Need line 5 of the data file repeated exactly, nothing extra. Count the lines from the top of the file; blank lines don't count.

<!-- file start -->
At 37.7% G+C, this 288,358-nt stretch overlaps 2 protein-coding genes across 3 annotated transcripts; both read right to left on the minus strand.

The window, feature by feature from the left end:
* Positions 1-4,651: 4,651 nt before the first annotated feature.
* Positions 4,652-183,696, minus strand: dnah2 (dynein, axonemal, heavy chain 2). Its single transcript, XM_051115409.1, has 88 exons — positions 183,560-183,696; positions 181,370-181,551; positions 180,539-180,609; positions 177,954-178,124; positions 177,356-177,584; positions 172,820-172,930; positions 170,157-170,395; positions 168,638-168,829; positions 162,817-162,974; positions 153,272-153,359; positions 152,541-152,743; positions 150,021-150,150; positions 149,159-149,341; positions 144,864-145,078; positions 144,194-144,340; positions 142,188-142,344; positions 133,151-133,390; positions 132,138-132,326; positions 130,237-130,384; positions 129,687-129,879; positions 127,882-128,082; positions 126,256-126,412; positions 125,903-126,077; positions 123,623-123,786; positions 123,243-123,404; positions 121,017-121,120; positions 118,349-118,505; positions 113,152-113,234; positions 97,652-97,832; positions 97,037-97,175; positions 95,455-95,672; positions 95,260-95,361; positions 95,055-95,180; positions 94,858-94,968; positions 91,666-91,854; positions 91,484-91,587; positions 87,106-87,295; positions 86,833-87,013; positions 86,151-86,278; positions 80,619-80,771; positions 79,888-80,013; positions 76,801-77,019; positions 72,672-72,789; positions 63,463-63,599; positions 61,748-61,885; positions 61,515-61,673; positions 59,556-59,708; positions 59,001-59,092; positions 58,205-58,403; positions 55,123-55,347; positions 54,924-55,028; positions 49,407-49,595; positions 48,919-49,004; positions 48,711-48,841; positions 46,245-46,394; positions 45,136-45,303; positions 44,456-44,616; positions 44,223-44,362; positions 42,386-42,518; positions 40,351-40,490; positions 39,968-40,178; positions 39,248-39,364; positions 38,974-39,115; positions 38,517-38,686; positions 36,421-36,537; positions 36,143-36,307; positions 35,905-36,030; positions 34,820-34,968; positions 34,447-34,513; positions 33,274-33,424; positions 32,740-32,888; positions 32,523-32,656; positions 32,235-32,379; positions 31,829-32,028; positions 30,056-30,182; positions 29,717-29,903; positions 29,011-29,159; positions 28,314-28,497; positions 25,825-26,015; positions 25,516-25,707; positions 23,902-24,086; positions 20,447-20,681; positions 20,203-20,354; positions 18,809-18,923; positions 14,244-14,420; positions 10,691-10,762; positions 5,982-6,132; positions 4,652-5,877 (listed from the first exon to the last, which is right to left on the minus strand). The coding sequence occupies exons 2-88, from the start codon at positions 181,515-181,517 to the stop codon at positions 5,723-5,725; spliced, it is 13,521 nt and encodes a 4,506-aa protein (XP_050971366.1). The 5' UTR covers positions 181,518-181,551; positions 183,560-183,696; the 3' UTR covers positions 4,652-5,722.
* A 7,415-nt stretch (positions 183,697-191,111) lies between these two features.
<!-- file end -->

* A 7,415-nt stretch (positions 183,697-191,111) lies between these two features.